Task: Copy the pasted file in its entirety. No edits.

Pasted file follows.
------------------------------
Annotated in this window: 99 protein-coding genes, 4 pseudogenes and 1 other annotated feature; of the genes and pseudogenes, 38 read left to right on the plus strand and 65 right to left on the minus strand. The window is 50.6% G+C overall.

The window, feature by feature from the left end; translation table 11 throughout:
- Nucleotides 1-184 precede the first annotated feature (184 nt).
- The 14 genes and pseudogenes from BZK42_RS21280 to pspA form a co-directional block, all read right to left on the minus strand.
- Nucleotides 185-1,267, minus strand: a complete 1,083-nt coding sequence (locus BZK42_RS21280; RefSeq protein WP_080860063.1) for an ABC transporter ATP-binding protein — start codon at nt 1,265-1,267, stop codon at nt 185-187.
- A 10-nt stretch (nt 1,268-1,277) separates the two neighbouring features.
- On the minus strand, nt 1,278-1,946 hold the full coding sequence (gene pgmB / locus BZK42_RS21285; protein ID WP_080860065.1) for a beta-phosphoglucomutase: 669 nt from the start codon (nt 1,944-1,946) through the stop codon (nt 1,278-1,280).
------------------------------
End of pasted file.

Annotated in this window: 99 protein-coding genes, 4 pseudogenes and 1 other annotated feature; of the genes and pseudogenes, 38 read left to right on the plus strand and 65 right to left on the minus strand. The window is 50.6% G+C overall.

The window, feature by feature from the left end; translation table 11 throughout:
- Nucleotides 1-184 precede the first annotated feature (184 nt).
- The 14 genes and pseudogenes from BZK42_RS21280 to pspA form a co-directional block, all read right to left on the minus strand.
- Nucleotides 185-1,267, minus strand: a complete 1,083-nt coding sequence (locus BZK42_RS21280; RefSeq protein WP_080860063.1) for an ABC transporter ATP-binding protein — start codon at nt 1,265-1,267, stop codon at nt 185-187.
- A 10-nt stretch (nt 1,268-1,277) separates the two neighbouring features.
- On the minus strand, nt 1,278-1,946 hold the full coding sequence (gene pgmB / locus BZK42_RS21285; protein ID WP_080860065.1) for a beta-phosphoglucomutase: 669 nt from the start codon (nt 1,944-1,946) through the stop codon (nt 1,278-1,280).